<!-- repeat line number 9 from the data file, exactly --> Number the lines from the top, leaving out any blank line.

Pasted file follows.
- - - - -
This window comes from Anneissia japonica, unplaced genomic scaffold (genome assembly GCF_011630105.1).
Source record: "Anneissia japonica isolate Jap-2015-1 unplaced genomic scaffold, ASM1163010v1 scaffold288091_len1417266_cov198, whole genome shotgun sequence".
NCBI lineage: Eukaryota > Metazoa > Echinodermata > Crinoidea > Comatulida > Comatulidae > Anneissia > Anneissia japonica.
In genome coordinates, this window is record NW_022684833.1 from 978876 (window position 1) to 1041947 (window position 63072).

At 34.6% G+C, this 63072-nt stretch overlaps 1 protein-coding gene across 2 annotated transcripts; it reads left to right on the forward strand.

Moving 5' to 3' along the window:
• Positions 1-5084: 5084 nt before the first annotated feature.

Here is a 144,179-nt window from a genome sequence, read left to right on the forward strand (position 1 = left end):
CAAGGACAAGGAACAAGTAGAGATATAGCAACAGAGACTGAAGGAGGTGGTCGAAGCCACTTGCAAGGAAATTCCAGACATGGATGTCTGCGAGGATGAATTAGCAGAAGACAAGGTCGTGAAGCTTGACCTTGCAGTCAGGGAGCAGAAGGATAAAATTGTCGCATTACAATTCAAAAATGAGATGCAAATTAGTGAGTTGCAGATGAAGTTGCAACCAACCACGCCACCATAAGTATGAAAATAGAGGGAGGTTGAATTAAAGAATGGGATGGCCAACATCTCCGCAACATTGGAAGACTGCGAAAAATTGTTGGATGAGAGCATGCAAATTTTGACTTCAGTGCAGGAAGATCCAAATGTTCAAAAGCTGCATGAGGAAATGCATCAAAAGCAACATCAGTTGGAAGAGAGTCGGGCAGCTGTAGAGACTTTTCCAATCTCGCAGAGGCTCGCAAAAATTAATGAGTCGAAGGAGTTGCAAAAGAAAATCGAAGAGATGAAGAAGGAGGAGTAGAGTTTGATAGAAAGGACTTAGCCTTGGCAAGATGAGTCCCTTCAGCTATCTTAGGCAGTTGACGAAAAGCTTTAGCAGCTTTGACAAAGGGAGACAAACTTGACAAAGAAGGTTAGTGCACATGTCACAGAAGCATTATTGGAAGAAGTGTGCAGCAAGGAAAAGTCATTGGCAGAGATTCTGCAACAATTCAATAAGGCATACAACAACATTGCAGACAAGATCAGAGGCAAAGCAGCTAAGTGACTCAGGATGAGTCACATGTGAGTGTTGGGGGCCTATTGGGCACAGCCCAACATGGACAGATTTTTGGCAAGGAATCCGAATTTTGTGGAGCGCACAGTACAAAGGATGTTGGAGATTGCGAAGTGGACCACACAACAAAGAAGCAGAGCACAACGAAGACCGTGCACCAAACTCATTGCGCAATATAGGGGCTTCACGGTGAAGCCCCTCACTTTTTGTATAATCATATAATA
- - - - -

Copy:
CAAGGACAAGGAACAAGTAGAGATATAGCAACAGAGACTGAAGGAGGTGGTCGAAGCCACTTGCAAGGAAATTCCAGACATGGATGTCTGCGAGGATGAATTAGCAGAAGACAAGGTCGTGAAGCTTGACCTTGCAGTCAGGGAGCAGAAGGATAAAATTGTCGCATTACAATTCAAAAATGAGATGCAAATTAGTGAGTTGCAGATGAAGTTGCAACCAACCACGCCACCATAAGTATGAAAATAGAGGGAGGTTGAATTAAAGAATGGGATGGCCAACATCTCCGCAACATTGGAAGACTGCGAAAAATTGTTGGATGAGAGCATGCAAATTTTGACTTCAGTGCAGGAAGATCCAAATGTTCAAAAGCTGCATGAGGAAATGCATCAAAAGCAACATCAGTTGGAAGAGAGTCGGGCAGCTGTAGAGACTTTTCCAATCTCGCAGAGGCTCGCAAAAATTAATGAGTCGAAGGAGTTGCAAAAGAAAATCGAAGAGATGAAGAAGGAGGAGTAGAGTTTGATAGAAAGGACTTAGCCTTGGCAAGATGAGTCCCTTCAGCTATCTTAGGCAGTTGACGAAAAGCTTTAGCAGCTTTGACAAAGGGAGACAAACTTGACAAAGAAGGTTAGTGCACATGTCACAGAAGCATTATTGGAAGAAGTGTGCAGCAAGGAAAAGTCATTGGCAGAGATTCTGCAACAATTCAATAAGGCATACAACAACATTGCAGACAAGATCAGAGGCAAAGCAGCTAAGTGACTCAGGATGAGTCACATGTGAGTGTTGGGGGCCTATTGGGCACAGCCCAACATGGACAGATTTTTGGCAAGGAATCCGAATTTTGTGGAGCGCACAGTACAAAGGATGTTGGAGATTGCGAAGTGGACCACACAACAAAGAAGCAGAGCACAACGAAGACCGTGCACCAAACTCATTGCGCAATATAGGGGCTTCACGGTGAAGCCCCTCACTTTTTGTATAATCATATAATA